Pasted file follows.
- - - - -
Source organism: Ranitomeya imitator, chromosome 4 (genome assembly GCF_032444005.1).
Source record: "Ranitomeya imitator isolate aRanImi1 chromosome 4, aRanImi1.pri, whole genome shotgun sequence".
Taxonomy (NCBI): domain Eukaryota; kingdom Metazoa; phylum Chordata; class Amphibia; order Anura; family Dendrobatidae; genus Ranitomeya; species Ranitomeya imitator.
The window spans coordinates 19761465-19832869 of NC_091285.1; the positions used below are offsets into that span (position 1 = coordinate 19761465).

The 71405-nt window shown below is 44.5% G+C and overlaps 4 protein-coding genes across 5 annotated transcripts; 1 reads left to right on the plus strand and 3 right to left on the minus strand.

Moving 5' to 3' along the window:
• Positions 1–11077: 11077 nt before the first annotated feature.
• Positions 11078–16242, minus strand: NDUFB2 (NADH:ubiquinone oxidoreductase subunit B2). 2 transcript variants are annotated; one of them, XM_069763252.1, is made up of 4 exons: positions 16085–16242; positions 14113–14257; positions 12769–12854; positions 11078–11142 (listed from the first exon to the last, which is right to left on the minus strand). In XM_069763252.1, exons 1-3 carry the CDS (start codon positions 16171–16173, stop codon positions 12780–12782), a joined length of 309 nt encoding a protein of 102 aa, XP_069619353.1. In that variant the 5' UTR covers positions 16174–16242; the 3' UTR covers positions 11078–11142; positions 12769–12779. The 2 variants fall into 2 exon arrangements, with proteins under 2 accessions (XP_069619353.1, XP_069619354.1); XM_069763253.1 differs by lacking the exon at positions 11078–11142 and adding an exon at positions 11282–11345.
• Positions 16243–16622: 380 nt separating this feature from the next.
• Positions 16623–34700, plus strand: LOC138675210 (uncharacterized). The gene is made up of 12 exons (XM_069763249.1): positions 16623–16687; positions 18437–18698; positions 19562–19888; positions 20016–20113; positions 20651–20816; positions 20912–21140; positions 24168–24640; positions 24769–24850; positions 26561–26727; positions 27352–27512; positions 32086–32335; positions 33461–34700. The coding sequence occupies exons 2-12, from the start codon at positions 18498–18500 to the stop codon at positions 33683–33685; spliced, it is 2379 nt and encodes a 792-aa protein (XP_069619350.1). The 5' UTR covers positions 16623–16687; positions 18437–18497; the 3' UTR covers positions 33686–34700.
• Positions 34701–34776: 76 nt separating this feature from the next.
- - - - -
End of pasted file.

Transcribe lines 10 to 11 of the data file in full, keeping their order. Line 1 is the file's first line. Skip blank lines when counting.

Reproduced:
• Positions 16623–34700, plus strand: LOC138675210 (uncharacterized). The gene is made up of 12 exons (XM_069763249.1): positions 16623–16687; positions 18437–18698; positions 19562–19888; positions 20016–20113; positions 20651–20816; positions 20912–21140; positions 24168–24640; positions 24769–24850; positions 26561–26727; positions 27352–27512; positions 32086–32335; positions 33461–34700. The coding sequence occupies exons 2-12, from the start codon at positions 18498–18500 to the stop codon at positions 33683–33685; spliced, it is 2379 nt and encodes a 792-aa protein (XP_069619350.1). The 5' UTR covers positions 16623–16687; positions 18437–18497; the 3' UTR covers positions 33686–34700.
• Positions 34701–34776: 76 nt separating this feature from the next.